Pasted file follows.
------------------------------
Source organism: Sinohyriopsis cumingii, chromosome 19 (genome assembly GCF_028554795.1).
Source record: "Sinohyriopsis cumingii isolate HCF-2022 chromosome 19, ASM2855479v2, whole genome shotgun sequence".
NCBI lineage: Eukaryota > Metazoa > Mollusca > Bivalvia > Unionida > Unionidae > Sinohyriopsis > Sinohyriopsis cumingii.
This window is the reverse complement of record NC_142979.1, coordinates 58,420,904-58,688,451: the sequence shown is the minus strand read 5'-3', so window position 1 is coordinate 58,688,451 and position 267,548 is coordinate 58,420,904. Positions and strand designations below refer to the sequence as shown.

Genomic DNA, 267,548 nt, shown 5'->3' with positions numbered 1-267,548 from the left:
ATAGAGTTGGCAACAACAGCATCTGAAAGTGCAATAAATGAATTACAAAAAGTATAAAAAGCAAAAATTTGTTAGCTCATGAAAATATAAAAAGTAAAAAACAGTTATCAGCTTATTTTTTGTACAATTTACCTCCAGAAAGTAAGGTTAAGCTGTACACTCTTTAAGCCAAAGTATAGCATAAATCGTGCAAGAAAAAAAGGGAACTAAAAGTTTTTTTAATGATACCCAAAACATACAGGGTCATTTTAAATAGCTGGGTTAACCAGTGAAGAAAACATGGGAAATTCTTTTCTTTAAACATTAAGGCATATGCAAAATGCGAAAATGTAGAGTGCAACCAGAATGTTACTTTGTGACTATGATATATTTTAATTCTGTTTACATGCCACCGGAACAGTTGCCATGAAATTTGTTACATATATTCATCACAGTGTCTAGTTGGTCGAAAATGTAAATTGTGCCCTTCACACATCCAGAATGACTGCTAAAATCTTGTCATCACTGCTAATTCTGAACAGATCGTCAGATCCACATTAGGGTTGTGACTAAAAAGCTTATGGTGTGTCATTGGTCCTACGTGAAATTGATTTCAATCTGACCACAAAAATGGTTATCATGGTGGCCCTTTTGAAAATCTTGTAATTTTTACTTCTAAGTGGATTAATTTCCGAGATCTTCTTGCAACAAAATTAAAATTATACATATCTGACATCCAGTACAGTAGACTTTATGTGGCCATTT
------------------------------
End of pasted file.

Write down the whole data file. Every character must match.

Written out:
Source organism: Sinohyriopsis cumingii, chromosome 19 (genome assembly GCF_028554795.1).
Source record: "Sinohyriopsis cumingii isolate HCF-2022 chromosome 19, ASM2855479v2, whole genome shotgun sequence".
NCBI lineage: Eukaryota > Metazoa > Mollusca > Bivalvia > Unionida > Unionidae > Sinohyriopsis > Sinohyriopsis cumingii.
This window is the reverse complement of record NC_142979.1, coordinates 58,420,904-58,688,451: the sequence shown is the minus strand read 5'-3', so window position 1 is coordinate 58,688,451 and position 267,548 is coordinate 58,420,904. Positions and strand designations below refer to the sequence as shown.

Genomic DNA, 267,548 nt, shown 5'->3' with positions numbered 1-267,548 from the left:
ATAGAGTTGGCAACAACAGCATCTGAAAGTGCAATAAATGAATTACAAAAAGTATAAAAAGCAAAAATTTGTTAGCTCATGAAAATATAAAAAGTAAAAAACAGTTATCAGCTTATTTTTTGTACAATTTACCTCCAGAAAGTAAGGTTAAGCTGTACACTCTTTAAGCCAAAGTATAGCATAAATCGTGCAAGAAAAAAAGGGAACTAAAAGTTTTTTTAATGATACCCAAAACATACAGGGTCATTTTAAATAGCTGGGTTAACCAGTGAAGAAAACATGGGAAATTCTTTTCTTTAAACATTAAGGCATATGCAAAATGCGAAAATGTAGAGTGCAACCAGAATGTTACTTTGTGACTATGATATATTTTAATTCTGTTTACATGCCACCGGAACAGTTGCCATGAAATTTGTTACATATATTCATCACAGTGTCTAGTTGGTCGAAAATGTAAATTGTGCCCTTCACACATCCAGAATGACTGCTAAAATCTTGTCATCACTGCTAATTCTGAACAGATCGTCAGATCCACATTAGGGTTGTGACTAAAAAGCTTATGGTGTGTCATTGGTCCTACGTGAAATTGATTTCAATCTGACCACAAAAATGGTTATCATGGTGGCCCTTTTGAAAATCTTGTAATTTTTACTTCTAAGTGGATTAATTTCCGAGATCTTCTTGCAACAAAATTAAAATTATACATATCTGACATCCAGTACAGTAGACTTTATGTGGCCATTT